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Indiana has relatively weak laws to disarm hate, allowing people to keep and access firearms, including assault weapons, after they have been convicted of violent hate crimes.

Access to Guns for People Convicted of Hate Crimes in Indiana
Violence with Severe Bodily InjuryViolence with Bodily InjuryOther Crimes Involving Intentional Use of ForceThreats with Deadly Weapons
Other Credible Threats to Physical Safety
u003cstrongu003eFederal Lawu003c/strongu003eVery limited or no accessSome accessSome accessSome access
Some access
u003cstrongu003eState Lawu003c/strongu003eVery limited or no accessSignificant accessSignificant accessSome access
Some access

Indiana law authorizes (but does not require) courts to weigh hate motivation as a factor in criminal sentencing, though Indiana does not reclassify the severity of an offense or otherwise authorize extended sentences for hate crimes above the maximum term courts may already impose for the underlying crime.1 (Indiana’s law also does not include the victim’s ethnicity, gender or gender identity as protected categories).

Indiana prohibits people from accessing firearms if they have been convicted of a “serious violent felony,”2 which is generally defined to include violent conduct that results in serious bodily injury,3 or involves battery with a deadly weapon4 or stalking with credible threats of serious bodily injury or death.5People convicted of these offenses are generally prohibited from accessing firearms under both state and federal law in Indiana.

However, people convicted of other violent felonies (those not designated as “serious violent felonies”) are prohibited from accessing firearms under federal law only.6These offenses include battery resulting in “moderate bodily injury,”7 intentional strangulation,8 threatening violence, even while drawing or using a deadly weapon,9 and shooting into an inhabited building.10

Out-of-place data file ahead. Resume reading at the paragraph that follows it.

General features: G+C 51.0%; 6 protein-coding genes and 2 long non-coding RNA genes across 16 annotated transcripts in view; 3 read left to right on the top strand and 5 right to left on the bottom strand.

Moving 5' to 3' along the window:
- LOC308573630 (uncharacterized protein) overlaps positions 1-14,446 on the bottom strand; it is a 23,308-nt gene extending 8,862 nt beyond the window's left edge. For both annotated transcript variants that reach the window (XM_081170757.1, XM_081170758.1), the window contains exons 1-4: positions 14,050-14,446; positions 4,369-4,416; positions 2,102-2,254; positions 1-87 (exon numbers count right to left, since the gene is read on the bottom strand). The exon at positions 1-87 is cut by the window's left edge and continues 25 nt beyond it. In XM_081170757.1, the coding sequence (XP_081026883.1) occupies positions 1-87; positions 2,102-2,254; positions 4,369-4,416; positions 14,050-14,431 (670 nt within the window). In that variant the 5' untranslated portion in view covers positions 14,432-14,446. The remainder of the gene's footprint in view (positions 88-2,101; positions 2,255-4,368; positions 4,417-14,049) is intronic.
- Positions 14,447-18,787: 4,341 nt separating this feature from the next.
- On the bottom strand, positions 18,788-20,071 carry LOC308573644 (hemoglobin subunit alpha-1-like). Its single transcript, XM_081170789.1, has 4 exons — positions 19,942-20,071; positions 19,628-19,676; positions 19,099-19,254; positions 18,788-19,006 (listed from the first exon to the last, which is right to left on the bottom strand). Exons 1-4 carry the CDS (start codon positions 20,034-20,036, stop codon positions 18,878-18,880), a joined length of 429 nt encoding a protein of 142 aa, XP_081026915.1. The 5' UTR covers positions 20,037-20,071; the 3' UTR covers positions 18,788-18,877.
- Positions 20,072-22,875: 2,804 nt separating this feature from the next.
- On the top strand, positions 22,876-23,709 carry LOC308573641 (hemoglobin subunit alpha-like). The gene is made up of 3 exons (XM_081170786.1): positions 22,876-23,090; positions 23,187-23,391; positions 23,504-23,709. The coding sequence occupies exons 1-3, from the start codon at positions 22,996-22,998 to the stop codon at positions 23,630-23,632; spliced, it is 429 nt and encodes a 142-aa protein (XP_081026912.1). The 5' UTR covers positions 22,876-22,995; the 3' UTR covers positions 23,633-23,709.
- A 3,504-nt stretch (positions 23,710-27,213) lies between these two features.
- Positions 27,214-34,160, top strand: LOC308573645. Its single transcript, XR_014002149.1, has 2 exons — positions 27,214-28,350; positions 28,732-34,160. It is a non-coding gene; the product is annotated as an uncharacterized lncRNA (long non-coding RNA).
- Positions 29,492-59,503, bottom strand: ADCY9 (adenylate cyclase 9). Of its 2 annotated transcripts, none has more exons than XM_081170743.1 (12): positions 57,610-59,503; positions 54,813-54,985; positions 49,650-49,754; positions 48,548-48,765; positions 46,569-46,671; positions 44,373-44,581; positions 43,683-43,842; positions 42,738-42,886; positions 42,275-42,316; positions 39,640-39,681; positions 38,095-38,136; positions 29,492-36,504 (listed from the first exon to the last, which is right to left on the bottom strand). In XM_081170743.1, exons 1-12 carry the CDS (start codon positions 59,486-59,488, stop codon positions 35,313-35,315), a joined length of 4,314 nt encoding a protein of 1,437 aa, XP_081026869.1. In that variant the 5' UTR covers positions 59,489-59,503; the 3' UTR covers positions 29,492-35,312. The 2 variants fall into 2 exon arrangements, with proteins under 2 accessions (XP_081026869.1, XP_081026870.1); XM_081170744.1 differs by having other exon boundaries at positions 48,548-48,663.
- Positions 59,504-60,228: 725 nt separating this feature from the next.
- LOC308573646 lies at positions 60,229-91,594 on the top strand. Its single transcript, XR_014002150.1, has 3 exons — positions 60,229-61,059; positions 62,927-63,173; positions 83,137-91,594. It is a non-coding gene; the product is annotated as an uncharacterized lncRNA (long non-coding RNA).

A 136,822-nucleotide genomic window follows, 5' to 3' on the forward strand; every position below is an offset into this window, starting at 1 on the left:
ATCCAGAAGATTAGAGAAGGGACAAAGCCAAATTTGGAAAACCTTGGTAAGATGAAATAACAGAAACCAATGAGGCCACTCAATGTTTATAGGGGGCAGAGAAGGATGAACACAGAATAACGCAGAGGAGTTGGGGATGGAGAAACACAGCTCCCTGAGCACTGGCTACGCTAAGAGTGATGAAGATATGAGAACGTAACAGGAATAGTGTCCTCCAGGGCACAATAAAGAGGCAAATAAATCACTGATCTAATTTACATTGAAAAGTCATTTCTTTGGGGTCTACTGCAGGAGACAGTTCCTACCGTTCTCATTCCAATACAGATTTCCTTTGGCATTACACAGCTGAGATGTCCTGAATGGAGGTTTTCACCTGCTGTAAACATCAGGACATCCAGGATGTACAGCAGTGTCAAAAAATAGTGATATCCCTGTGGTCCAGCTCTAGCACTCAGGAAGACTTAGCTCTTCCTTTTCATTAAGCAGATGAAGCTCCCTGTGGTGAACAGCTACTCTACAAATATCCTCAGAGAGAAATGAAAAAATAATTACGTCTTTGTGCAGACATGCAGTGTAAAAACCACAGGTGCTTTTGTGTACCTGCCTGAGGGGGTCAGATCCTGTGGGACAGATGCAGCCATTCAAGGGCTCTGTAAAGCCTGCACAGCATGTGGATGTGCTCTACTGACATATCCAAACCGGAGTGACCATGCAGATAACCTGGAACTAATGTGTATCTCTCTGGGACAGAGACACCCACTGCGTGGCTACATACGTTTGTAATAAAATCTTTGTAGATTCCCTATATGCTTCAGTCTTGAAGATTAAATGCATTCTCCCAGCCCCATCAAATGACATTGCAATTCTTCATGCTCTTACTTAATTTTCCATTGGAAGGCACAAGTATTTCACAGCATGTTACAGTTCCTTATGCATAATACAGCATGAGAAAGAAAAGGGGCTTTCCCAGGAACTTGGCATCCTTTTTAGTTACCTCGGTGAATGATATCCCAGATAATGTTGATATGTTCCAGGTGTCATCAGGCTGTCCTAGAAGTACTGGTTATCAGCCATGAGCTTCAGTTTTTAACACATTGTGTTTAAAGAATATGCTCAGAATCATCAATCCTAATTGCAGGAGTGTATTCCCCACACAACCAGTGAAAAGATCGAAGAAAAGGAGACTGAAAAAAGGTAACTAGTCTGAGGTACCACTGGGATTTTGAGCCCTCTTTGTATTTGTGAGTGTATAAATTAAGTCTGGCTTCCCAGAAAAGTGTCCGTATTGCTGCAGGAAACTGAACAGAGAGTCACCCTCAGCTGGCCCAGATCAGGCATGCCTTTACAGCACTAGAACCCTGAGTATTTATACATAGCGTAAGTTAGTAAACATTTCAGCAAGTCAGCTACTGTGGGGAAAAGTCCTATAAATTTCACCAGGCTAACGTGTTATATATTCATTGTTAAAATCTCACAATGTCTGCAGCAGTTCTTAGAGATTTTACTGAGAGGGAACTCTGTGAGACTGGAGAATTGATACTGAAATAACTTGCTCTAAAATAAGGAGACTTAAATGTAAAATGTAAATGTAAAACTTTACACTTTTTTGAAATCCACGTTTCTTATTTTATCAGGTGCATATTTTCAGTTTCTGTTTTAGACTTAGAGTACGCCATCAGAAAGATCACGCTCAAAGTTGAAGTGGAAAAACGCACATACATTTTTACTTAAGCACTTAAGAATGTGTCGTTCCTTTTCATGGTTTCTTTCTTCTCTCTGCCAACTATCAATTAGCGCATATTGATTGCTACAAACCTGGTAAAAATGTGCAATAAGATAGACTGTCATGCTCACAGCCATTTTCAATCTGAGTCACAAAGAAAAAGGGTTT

Furthermore, people convicted of violent hate-motivated misdemeanors in Indiana remain eligible to access firearms under both state and federal law,11including crimes involving intentional infliction of bodily injury,12 violent behavior creating a substantial risk of injury,13 and other credible threats to commit criminal violence.14


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  1. Ind. Code Ann. § 35-38-1-7.1(a)(12).[]
  2. Ind. Code Ann. § 35-47-4-5.[]
  3. See Ind. Code Ann. § 35-47-4-5(b)(4); “Battery,” Ind. Code Ann. § 35-42-2-1(g). []
  4. Id.[]
  5. Ind. Code Ann. § 35-47-4-5(b); Ind. Code Ann. § 35-47-10-5.[]
  6. Federal law generally prohibits people from accessing guns if they have been convicted of a felony punishable by over one year in prison, or a state law misdemeanor punishable by more than two years. 18 U.S.C. § 922 (g)(1); 921(a)(20)(B).[]
  7. Ind. Code Ann. § 35-47-4-5(b)(4); “Battery,” Ind. Code Ann. § 35-42-2-1(e).[]
  8. Ind. Code Ann. § 35-47-4-5(b); Ind. Code Ann. § 35-42-2-9.[]
  9. Ind. Code Ann. § 35-47-4-5(b); Ind. Code Ann. § 35-45-2-1(b).[]
  10. Ind. Code Ann. § 35-47-4-5(b); Ind. Code Ann. § 35-42-2-2(b)(2).[]
  11. Under Indiana law, the maximum sentence for a misdemeanor is one-year imprisonment, Ind. Code Ann. § 35-50-3, so outside the domestic violence context, Indiana misdemeanor convictions do not trigger federal firearm restrictions.[]
  12. Ind. Code Ann. § 35-42-2-1(d).[]
  13. Ind. Code Ann. § 35-42-2-2(a); Ind. Code Ann. § 35-42-2-1(c).[]
  14. Ind. Code Ann. § 35-45-2-1(a).[]